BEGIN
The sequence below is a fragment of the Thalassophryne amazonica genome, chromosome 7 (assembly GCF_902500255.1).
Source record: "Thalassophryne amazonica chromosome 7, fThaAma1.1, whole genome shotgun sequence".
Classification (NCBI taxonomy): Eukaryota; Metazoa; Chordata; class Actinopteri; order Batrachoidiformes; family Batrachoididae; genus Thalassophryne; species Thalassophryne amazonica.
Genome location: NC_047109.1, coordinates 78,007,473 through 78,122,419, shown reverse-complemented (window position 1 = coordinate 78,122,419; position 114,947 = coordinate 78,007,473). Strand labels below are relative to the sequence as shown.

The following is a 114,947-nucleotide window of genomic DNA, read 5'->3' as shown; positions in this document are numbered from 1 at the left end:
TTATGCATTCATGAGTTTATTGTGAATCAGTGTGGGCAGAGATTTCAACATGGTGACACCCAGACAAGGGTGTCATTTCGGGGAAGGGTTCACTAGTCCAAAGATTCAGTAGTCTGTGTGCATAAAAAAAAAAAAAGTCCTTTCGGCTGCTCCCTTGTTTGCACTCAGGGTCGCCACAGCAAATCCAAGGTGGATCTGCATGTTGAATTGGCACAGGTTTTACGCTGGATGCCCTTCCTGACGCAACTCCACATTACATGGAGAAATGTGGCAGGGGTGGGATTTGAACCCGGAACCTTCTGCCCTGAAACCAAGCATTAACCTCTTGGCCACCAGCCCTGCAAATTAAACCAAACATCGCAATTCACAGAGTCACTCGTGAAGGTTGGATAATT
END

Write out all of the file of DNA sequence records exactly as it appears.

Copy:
The sequence below is a fragment of the Thalassophryne amazonica genome, chromosome 7 (assembly GCF_902500255.1).
Source record: "Thalassophryne amazonica chromosome 7, fThaAma1.1, whole genome shotgun sequence".
Classification (NCBI taxonomy): Eukaryota; Metazoa; Chordata; class Actinopteri; order Batrachoidiformes; family Batrachoididae; genus Thalassophryne; species Thalassophryne amazonica.
Genome location: NC_047109.1, coordinates 78,007,473 through 78,122,419, shown reverse-complemented (window position 1 = coordinate 78,122,419; position 114,947 = coordinate 78,007,473). Strand labels below are relative to the sequence as shown.

The following is a 114,947-nucleotide window of genomic DNA, read 5'->3' as shown; positions in this document are numbered from 1 at the left end:
TTATGCATTCATGAGTTTATTGTGAATCAGTGTGGGCAGAGATTTCAACATGGTGACACCCAGACAAGGGTGTCATTTCGGGGAAGGGTTCACTAGTCCAAAGATTCAGTAGTCTGTGTGCATAAAAAAAAAAAAAGTCCTTTCGGCTGCTCCCTTGTTTGCACTCAGGGTCGCCACAGCAAATCCAAGGTGGATCTGCATGTTGAATTGGCACAGGTTTTACGCTGGATGCCCTTCCTGACGCAACTCCACATTACATGGAGAAATGTGGCAGGGGTGGGATTTGAACCCGGAACCTTCTGCCCTGAAACCAAGCATTAACCTCTTGGCCACCAGCCCTGCAAATTAAACCAAACATCGCAATTCACAGAGTCACTCGTGAAGGTTGGATAATT